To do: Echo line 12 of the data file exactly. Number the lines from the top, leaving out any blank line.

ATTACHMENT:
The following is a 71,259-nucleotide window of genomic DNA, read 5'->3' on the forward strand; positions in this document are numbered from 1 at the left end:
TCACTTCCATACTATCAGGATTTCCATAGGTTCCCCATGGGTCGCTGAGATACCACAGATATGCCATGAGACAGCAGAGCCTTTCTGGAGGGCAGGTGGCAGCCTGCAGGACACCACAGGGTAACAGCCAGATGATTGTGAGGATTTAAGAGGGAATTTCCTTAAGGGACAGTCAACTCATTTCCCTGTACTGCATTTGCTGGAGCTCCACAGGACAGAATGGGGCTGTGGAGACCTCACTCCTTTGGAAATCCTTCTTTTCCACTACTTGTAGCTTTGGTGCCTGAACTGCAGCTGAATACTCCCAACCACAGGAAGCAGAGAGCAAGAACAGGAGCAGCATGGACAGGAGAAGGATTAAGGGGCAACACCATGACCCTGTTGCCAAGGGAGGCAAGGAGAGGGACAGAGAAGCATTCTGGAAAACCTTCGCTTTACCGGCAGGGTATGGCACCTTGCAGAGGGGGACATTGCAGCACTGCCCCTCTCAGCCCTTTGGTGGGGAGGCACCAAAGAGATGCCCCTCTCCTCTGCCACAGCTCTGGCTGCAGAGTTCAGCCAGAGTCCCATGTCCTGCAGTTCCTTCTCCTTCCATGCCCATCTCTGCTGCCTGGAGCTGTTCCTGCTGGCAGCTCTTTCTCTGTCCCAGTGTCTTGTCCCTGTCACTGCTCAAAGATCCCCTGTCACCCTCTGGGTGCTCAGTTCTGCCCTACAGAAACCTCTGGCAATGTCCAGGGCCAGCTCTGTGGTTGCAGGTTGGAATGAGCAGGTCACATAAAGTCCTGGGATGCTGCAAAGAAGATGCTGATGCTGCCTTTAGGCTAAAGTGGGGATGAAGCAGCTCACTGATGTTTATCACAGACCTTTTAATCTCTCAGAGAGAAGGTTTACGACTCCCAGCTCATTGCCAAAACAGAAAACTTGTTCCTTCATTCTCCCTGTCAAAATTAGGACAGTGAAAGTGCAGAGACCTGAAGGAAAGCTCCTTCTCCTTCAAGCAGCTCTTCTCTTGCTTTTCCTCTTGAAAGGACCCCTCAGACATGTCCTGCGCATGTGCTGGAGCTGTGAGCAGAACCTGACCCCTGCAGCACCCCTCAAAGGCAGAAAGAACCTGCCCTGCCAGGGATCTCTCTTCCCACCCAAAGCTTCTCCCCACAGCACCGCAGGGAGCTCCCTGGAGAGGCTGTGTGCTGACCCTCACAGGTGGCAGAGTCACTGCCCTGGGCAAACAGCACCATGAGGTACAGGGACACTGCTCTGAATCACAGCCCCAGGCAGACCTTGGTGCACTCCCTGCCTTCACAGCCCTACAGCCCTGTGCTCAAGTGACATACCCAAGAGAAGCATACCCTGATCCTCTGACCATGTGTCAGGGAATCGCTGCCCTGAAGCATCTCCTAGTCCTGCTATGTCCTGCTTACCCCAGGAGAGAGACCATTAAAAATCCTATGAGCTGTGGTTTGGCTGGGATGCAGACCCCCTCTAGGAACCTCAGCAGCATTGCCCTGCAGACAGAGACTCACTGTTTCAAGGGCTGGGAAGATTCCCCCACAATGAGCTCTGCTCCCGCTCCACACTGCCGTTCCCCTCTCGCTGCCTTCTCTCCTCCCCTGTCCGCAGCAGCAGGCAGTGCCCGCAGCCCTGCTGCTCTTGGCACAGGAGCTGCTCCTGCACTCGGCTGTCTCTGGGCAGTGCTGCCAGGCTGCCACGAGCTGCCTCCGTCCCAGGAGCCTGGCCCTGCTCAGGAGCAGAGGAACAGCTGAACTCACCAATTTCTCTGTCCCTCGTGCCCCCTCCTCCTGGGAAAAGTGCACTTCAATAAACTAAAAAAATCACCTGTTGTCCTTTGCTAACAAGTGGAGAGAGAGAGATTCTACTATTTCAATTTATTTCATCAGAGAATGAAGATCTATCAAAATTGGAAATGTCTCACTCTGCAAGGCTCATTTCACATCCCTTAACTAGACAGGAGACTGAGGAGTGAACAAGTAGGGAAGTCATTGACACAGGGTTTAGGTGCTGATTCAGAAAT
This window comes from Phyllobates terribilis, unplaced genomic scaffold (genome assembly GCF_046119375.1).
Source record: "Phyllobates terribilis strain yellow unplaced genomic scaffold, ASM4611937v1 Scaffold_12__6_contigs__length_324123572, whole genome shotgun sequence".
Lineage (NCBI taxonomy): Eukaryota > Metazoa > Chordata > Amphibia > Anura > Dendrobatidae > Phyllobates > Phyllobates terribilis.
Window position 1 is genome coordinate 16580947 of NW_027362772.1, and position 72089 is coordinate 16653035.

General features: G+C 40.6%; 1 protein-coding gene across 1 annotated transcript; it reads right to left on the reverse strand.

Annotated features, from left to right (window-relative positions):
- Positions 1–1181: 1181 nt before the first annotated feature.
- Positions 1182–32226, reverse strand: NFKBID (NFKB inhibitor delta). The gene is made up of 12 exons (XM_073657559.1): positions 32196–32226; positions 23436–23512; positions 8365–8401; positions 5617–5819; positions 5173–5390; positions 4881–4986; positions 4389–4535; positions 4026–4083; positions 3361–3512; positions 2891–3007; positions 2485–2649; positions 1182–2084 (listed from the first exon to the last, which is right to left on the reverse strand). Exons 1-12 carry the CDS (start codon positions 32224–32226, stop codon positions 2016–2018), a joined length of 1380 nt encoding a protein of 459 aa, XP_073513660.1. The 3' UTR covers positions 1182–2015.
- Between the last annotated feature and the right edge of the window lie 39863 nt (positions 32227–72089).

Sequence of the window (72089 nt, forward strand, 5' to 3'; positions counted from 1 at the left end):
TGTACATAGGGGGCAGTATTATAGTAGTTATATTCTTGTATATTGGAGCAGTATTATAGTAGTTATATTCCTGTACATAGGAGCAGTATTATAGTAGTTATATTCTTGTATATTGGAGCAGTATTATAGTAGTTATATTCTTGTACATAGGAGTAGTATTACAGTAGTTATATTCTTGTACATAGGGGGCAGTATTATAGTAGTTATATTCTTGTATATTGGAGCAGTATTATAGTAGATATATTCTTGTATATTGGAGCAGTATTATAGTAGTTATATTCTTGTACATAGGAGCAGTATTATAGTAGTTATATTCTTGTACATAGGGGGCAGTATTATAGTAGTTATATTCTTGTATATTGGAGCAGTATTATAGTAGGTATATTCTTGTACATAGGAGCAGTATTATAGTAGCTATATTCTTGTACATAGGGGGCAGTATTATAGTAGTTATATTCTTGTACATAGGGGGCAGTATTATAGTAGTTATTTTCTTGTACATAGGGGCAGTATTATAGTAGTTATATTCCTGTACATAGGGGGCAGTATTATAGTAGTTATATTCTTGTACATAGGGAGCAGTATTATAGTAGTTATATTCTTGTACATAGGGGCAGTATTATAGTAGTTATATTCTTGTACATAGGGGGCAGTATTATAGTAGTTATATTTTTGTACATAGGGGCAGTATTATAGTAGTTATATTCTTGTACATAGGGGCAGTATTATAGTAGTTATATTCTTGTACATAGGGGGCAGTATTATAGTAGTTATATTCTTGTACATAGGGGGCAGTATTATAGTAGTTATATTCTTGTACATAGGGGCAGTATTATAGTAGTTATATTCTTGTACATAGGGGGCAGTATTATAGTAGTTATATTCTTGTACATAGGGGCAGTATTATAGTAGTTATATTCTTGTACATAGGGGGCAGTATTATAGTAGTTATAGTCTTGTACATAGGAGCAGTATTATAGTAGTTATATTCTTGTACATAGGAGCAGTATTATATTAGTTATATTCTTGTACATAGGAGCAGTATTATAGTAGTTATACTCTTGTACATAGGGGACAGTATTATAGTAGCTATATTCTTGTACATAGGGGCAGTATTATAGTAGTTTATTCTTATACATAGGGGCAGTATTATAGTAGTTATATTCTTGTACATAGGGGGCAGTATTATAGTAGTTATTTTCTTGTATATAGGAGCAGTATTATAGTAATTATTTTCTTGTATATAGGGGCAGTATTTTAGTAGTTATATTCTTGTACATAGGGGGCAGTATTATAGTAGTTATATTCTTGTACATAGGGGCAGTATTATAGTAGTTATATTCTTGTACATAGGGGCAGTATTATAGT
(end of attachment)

Sequence of the window (72089 nt, forward strand, 5' to 3'; positions counted from 1 at the left end):